Stakeholders in the construction industry underscored the need for the government to require foreign companies that will undertake construction projects to have a minimum investment in the country.
This was one of the ideas floated by construction experts and stakeholders during the first panel of the Philippine Construction Arbitration Conference 2020 organized by the Philippine Institute of Construction Arbitrators and Mediators (PICAM) held online recently.
Since these foreign contractors do not have assets in the Philippines, it would be hard to go after them if something goes wrong with their project, even in arbitration cases, said Roberto Dio of the Philippine Dispute Resolution Center.
For his part, Ernesto de Castro, president and CEO of ESCA Inc., said this is the main reason that an investment requirement for foreign contractors is needed.
The stakeholders also warned that the entry of foreign contractors in the country will be detrimental to local contractors comprising 97 percent micro, small and medium enterprises (MSMEs) which directly employs 4.2 million Filipinos.
Lawyer, Enrique dela Cruz Jr., senior partner at Divina Law specializing in government contracts, particularly those involving public-private partnerships and build-operate-transfer projects described the entry of foreign contractors as “the worst idea in the worst possible time saying the unhampered market access of foreign contractors in the country would create undue competition against SMEs which comprised bulk of licensed contractors.”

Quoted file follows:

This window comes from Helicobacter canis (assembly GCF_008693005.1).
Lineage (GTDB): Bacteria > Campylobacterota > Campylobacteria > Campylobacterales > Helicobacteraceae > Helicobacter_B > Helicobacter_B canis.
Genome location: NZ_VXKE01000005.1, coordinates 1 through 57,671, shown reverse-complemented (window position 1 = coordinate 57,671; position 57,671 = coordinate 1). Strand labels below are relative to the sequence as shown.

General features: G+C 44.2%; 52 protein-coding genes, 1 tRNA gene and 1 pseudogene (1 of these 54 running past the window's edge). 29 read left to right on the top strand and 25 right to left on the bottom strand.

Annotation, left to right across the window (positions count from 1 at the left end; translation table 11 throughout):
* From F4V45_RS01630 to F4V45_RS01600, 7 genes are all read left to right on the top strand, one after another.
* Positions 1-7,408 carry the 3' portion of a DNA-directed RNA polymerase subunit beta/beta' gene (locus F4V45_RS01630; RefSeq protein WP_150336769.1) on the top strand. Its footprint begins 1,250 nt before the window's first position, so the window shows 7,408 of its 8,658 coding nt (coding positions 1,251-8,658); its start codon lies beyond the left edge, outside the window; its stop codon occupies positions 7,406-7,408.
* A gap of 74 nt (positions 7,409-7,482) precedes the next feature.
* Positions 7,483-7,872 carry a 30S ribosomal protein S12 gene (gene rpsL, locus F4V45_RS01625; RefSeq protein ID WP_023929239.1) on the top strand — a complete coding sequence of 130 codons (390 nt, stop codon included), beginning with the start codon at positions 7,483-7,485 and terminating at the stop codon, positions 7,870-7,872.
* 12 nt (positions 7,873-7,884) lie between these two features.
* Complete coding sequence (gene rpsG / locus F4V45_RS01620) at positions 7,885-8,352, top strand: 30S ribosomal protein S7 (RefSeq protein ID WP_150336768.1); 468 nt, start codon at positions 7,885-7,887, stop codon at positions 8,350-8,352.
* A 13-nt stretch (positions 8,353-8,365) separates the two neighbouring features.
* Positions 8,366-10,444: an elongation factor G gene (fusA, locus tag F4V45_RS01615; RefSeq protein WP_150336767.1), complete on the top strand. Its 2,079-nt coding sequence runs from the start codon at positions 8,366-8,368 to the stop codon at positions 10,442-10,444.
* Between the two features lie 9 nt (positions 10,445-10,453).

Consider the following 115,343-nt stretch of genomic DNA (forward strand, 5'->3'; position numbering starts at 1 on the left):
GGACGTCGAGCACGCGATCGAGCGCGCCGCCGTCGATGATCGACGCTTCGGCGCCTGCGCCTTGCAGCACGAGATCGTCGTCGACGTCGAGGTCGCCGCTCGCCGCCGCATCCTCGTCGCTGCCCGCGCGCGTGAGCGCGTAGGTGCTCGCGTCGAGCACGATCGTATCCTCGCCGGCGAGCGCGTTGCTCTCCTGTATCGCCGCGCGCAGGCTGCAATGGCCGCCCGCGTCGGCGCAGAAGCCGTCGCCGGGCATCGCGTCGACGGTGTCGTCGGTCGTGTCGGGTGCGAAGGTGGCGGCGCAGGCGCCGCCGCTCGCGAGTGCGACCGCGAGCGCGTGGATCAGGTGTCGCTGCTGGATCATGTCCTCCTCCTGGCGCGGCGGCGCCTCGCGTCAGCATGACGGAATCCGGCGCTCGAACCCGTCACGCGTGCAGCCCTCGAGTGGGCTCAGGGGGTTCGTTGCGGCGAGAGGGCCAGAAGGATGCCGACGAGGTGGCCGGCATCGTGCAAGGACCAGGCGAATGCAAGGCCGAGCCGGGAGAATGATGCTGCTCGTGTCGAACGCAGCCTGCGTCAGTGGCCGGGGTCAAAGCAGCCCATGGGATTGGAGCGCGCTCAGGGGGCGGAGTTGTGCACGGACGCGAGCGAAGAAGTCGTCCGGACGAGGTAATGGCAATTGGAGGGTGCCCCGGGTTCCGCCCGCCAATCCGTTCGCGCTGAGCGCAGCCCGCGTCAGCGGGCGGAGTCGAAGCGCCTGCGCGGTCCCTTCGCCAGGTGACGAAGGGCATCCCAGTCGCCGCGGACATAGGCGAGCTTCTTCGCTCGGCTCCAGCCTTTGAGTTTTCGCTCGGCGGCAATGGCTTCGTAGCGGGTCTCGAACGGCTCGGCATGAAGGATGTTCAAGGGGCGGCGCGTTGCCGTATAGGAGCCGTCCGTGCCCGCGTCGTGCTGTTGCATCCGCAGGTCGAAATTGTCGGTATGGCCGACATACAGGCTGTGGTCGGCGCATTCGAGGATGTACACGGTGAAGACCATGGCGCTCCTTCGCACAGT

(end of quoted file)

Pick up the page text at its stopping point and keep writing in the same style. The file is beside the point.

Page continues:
Commissioner Emilio Lolito Tumbocon of the Construction Industry Arbitration Commission, however, explained that foreign contractors have actually been doing business in the country since the 1970s through joint ventures.
He added that averages of 2,500 licenses are issued to foreign contractors every year since 2015.
Construction projects, according to Tumbocon carry a 15-year warranty but he admitted that it would be very difficult to go after foreign contractors once they finished the project.
Instead of fully opening the construction sector to foreign contractors, stakeholders are more inclined to adopting the joint venture between foreign and local contractors that is more beneficial to both parties.
Stakeholders also pushed for the government to give equal opportunities to local contractors by forging reciprocity agreements with countries whose contractors are allowed to undertake projects in the country.
The online discussion focuses on the recent Supreme Court ruling declaring as unconstitutional a regulation by the Philippine Contractors Accreditation Board (PCAB) that restricts the entry of foreign contractors.